A play about the original frontman of the rock band Pink Floyd, Syd Barrett, is at the centre of the programme for this year's Scottish Mental Health Arts and Film Festival.

One Thinks of It All As A Dream, a new play by Scottish author and playwright Alan Bissett, follows the life of the brilliant songwriter who also struggled with mental health issues.

The play about Barrett, immortalised by the band in a series of their most famous songs, will portray the singer and songwriter's struggles with mental health and fame, and is the festival's (SMHAFF) first commission.

Pink Floyd's song Shine On You Crazy Diamond was a tribute to Barrett, as is the song Wish You Were Here.

The festival has announced that Ian Barrett, Syd’s nephew, will join Mr Bissett, author John Cavanagh and music journalist Nicola Meighan for an evening of discussion, archive footage and music celebrating Barrett’s life in the year he would have turned 70.

The remaining members of Pink Floyd have given the play and its soundtrack of the band’s music, their blessing.

It will be performed at Oran Mor in Glasgow, the Traverse Theatre in Edinburgh and the Lemon Tree in Aberdeen.

The play is part of the festival which is celebrating its 10th programme, which encompasses theatre, film, music, comedy, visual art and literary events across Scotland, opening on World Mental Health Day, October 10 and running until October 31.

The festival has appointed its first associate artist in Emma Jayne Park, whose interactive dance work for children, Experts In Short Trousers, will tour the country.

The festival's tenth edition also includes new collaborations with other Scottish arts organisations, including the National Theatre of Scotland, Oran Mor, Traverse Theatre, Aberdeen Performing Arts, Dundee Literary Festival, Africa In Motion, Take One Action and Luminate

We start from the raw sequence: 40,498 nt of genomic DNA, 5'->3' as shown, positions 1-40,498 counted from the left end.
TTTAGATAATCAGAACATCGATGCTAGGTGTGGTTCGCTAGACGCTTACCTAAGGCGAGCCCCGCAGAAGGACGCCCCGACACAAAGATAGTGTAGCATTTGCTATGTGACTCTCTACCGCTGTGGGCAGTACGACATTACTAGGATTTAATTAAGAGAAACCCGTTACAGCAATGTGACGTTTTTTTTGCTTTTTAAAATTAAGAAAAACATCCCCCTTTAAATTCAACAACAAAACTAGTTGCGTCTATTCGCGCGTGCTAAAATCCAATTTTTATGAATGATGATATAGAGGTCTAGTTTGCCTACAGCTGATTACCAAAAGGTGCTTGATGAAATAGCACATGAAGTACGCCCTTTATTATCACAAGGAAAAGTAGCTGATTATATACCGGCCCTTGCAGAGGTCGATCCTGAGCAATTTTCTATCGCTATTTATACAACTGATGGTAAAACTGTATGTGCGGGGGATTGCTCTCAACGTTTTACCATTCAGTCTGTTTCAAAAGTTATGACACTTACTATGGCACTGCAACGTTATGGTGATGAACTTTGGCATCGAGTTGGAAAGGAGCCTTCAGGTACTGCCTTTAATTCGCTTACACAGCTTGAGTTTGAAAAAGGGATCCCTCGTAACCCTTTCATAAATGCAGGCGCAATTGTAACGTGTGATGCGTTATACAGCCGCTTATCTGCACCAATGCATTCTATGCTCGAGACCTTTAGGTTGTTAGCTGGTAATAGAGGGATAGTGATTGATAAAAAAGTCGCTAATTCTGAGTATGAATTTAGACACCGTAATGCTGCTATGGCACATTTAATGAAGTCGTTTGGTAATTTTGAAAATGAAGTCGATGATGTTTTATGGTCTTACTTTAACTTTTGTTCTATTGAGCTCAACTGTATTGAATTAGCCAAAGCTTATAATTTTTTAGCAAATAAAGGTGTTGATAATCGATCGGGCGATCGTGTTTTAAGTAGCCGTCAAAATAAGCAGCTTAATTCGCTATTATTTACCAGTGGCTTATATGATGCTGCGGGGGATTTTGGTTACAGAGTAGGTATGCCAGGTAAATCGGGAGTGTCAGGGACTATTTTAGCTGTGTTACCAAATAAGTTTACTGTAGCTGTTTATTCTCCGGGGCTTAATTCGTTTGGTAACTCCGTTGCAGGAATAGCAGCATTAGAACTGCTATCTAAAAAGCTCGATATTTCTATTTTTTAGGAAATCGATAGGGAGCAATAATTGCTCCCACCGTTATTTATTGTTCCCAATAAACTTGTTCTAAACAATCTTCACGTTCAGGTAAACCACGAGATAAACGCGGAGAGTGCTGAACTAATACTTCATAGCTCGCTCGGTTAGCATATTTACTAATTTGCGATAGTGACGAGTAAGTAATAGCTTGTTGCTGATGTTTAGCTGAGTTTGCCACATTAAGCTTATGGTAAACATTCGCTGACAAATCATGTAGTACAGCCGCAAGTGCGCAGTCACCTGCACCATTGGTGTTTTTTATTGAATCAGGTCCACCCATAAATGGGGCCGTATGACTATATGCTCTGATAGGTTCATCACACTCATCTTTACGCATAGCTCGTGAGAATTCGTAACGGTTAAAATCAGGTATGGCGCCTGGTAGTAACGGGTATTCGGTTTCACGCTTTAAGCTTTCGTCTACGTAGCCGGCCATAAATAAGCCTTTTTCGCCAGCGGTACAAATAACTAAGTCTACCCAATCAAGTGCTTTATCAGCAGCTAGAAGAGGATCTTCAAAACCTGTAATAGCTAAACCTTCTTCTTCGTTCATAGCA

Lee Knifton, head of the Mental Health Foundation, Scotland, said: "We’re delighted to be able to announce such a strong, diverse and vibrant programme for the tenth annual Scottish Mental Health Arts and Film Festival.

"Over the past decade, we’ve worked with hundreds of artists and organisations across Scotland to challenge stigma, raise awareness and encourage creative responses to mental health.

"By commissioning our first-ever work of theatre, leading our largest ever International Film Competition and launching some high profile collaborations with some of the biggest arts organisations in the country this year, we’re making a big statement about where we hope the festival will be heading over the next ten years."

Ms Park is a dancer and choreographer.

Park’s company, Cultured Mongrel Dance Theatre, will tour Experts In Short Trousers, a piece of interactive dance theatre about a group of aliens on Earth.

Park and Julia James-Griffiths will also present The Box/Thinking In The First Person, a dance double bill exploring the impact of depression.

Where The Crow Flies, a new work by Lisa Nicoll based on interviews with women in East Lothian, will also tour a number of venues across Scotland during the festival.

The festival is also engaging in a collaboration with the National Theatre of Scotland.

Playwright Jo Clifford leads a workshop exploring the impact of prejudice on transgender people, Pamela Carter discusses her new play on maverick psychiatrist RD Laing, and Cora Bissett directs a performance by members of the Adam World Choir, a choir of over 100 transgender people from around the world, brought together for NTS’ Eve/Adam project.

The film programme features over 50 features and short films, screening in cinemas and venues across the country.

They include the European premiere of Touched With Fire, a drama about bipolar disorder starring Katie Holmes.